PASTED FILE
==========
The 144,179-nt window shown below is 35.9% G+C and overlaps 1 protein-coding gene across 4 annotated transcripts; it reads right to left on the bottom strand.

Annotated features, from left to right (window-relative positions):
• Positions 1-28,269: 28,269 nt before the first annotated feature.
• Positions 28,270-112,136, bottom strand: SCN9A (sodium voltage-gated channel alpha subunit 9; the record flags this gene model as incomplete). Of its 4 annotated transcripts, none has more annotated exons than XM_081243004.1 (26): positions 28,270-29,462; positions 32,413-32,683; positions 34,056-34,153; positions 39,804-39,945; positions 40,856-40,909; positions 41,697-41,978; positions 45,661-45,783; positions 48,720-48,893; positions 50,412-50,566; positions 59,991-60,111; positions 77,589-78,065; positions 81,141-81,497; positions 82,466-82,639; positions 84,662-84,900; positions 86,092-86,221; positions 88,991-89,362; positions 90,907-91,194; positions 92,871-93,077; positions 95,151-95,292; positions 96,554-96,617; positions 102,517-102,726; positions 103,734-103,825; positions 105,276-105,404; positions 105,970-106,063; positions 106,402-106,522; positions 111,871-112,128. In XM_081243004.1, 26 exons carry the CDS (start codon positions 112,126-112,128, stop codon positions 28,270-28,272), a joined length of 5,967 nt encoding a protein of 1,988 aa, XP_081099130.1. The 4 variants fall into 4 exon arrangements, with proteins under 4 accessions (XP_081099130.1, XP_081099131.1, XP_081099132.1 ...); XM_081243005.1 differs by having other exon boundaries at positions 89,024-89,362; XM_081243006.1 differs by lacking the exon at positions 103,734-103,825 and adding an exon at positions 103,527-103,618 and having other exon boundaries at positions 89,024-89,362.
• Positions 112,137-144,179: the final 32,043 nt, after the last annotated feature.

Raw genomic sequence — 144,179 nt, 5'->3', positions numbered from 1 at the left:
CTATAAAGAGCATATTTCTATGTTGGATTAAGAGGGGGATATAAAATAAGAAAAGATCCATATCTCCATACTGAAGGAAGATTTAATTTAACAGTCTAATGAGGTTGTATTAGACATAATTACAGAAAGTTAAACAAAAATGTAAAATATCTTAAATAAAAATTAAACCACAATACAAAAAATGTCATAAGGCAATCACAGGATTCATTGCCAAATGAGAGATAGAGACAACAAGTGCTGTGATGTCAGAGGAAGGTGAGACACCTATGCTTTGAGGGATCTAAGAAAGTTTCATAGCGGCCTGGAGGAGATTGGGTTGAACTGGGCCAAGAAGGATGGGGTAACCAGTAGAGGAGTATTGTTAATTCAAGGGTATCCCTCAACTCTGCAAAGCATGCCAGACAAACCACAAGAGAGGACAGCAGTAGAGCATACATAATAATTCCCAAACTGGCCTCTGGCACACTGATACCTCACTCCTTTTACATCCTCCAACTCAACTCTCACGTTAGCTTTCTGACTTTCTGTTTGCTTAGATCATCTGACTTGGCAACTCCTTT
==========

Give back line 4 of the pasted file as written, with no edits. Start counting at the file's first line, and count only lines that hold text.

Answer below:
• Positions 28,270-112,136, bottom strand: SCN9A (sodium voltage-gated channel alpha subunit 9; the record flags this gene model as incomplete). Of its 4 annotated transcripts, none has more annotated exons than XM_081243004.1 (26): positions 28,270-29,462; positions 32,413-32,683; positions 34,056-34,153; positions 39,804-39,945; positions 40,856-40,909; positions 41,697-41,978; positions 45,661-45,783; positions 48,720-48,893; positions 50,412-50,566; positions 59,991-60,111; positions 77,589-78,065; positions 81,141-81,497; positions 82,466-82,639; positions 84,662-84,900; positions 86,092-86,221; positions 88,991-89,362; positions 90,907-91,194; positions 92,871-93,077; positions 95,151-95,292; positions 96,554-96,617; positions 102,517-102,726; positions 103,734-103,825; positions 105,276-105,404; positions 105,970-106,063; positions 106,402-106,522; positions 111,871-112,128. In XM_081243004.1, 26 exons carry the CDS (start codon positions 112,126-112,128, stop codon positions 28,270-28,272), a joined length of 5,967 nt encoding a protein of 1,988 aa, XP_081099130.1. The 4 variants fall into 4 exon arrangements, with proteins under 4 accessions (XP_081099130.1, XP_081099131.1, XP_081099132.1 ...); XM_081243005.1 differs by having other exon boundaries at positions 89,024-89,362; XM_081243006.1 differs by lacking the exon at positions 103,734-103,825 and adding an exon at positions 103,527-103,618 and having other exon boundaries at positions 89,024-89,362.